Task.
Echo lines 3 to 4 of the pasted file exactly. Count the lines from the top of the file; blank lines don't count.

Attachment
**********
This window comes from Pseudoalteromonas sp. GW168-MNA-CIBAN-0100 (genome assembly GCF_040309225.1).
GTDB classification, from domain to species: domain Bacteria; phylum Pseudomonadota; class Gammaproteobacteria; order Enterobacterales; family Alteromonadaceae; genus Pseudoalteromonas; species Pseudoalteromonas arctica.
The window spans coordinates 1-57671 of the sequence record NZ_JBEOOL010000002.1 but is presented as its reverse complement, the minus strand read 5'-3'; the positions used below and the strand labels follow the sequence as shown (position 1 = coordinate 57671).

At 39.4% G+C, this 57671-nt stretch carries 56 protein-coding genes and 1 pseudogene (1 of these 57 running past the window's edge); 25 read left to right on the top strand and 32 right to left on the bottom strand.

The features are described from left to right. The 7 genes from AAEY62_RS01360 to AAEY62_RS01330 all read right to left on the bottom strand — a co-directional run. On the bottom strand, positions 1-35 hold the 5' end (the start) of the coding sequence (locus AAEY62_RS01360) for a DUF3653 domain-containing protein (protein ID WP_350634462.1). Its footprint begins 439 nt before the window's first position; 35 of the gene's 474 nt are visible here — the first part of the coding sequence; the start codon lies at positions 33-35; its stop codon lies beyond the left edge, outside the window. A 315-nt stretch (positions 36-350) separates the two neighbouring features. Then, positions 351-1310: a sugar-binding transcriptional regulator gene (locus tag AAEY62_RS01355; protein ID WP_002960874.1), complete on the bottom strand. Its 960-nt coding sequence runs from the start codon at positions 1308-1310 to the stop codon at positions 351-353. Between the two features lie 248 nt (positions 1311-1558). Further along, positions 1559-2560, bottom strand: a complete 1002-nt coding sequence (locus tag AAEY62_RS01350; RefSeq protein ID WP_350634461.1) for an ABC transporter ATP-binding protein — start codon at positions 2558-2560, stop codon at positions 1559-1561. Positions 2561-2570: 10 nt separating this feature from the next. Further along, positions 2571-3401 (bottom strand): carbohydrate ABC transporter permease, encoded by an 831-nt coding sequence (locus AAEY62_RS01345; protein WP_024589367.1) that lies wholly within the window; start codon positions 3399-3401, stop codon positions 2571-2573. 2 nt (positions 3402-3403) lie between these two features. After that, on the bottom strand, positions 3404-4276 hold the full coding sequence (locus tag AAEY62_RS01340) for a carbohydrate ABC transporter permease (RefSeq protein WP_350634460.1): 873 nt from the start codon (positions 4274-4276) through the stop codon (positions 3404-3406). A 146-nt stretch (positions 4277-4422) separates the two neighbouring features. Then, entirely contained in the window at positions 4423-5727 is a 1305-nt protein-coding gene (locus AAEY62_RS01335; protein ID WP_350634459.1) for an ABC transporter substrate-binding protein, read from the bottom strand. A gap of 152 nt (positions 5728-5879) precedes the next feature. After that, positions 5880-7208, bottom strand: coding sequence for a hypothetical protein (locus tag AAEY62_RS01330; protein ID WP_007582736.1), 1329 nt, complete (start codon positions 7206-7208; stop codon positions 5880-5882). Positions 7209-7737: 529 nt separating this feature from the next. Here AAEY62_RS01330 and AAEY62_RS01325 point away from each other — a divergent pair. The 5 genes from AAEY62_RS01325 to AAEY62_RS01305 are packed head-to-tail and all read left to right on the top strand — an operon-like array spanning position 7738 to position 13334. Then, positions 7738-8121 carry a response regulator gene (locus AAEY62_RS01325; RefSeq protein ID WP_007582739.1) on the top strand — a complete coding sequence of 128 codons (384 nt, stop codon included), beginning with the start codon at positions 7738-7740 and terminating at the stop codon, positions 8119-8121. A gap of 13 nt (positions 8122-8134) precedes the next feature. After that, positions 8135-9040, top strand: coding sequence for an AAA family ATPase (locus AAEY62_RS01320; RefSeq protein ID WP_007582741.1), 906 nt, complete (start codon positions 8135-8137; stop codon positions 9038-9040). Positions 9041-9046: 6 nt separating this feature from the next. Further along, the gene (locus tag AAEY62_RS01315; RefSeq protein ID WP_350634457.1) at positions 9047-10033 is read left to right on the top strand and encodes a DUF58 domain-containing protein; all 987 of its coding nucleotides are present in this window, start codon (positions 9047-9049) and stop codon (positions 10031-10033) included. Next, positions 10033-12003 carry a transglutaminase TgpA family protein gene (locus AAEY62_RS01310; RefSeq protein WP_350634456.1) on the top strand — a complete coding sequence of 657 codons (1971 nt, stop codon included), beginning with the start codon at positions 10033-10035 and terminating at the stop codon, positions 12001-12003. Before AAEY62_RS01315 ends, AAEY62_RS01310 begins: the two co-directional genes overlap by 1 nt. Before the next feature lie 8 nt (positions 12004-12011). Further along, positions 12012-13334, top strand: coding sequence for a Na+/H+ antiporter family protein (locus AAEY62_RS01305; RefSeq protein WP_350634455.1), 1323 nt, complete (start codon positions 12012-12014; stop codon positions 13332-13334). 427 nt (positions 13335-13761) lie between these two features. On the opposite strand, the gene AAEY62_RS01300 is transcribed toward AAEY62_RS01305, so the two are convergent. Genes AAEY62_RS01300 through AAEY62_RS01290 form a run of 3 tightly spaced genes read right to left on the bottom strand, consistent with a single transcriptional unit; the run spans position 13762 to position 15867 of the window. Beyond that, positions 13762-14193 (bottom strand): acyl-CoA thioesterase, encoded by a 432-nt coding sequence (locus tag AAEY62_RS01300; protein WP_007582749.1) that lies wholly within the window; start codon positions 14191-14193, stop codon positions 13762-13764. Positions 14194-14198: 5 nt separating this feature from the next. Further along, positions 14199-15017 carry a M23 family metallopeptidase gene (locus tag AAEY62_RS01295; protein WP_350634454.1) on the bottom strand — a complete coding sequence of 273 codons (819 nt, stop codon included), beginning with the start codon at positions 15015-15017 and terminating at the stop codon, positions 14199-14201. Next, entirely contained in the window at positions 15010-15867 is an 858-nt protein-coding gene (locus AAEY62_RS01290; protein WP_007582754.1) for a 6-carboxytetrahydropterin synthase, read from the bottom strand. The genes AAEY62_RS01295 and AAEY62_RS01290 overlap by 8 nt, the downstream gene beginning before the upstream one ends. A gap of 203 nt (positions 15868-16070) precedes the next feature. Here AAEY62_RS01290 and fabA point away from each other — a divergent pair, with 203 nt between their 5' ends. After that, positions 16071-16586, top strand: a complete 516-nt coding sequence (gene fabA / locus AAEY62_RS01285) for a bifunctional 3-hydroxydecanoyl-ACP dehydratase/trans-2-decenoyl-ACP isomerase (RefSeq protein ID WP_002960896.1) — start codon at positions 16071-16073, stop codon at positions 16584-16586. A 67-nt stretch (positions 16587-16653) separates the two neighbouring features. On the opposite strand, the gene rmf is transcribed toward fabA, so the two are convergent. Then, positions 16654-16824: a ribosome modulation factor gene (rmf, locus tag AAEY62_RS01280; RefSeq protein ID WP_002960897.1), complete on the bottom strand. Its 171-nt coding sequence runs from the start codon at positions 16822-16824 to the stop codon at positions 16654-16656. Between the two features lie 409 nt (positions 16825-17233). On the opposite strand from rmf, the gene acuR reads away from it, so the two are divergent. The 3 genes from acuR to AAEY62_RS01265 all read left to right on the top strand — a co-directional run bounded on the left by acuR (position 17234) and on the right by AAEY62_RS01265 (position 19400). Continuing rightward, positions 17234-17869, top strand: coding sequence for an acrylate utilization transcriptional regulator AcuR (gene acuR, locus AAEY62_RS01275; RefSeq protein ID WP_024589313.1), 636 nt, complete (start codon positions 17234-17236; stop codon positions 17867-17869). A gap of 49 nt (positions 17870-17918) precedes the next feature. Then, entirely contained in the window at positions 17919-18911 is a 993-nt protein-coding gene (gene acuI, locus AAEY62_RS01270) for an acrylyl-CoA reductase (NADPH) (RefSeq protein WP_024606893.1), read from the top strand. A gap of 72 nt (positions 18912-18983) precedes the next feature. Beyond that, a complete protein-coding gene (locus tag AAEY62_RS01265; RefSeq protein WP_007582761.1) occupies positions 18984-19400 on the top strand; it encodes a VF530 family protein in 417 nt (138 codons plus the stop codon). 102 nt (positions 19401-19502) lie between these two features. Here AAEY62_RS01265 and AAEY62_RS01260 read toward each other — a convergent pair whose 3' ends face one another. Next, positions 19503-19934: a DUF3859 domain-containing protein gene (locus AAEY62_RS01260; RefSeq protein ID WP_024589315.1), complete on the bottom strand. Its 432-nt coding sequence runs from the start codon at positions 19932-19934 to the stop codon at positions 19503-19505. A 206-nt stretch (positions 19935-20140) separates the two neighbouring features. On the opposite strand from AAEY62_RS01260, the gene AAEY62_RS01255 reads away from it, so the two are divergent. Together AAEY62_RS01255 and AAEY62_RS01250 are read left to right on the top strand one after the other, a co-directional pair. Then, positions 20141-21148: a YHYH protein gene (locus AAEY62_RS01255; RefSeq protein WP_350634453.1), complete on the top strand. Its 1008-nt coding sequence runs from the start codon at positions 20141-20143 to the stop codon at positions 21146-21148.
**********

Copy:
The window spans coordinates 1-57671 of the sequence record NZ_JBEOOL010000002.1 but is presented as its reverse complement, the minus strand read 5'-3'; the positions used below and the strand labels follow the sequence as shown (position 1 = coordinate 57671).

At 39.4% G+C, this 57671-nt stretch carries 56 protein-coding genes and 1 pseudogene (1 of these 57 running past the window's edge); 25 read left to right on the top strand and 32 right to left on the bottom strand.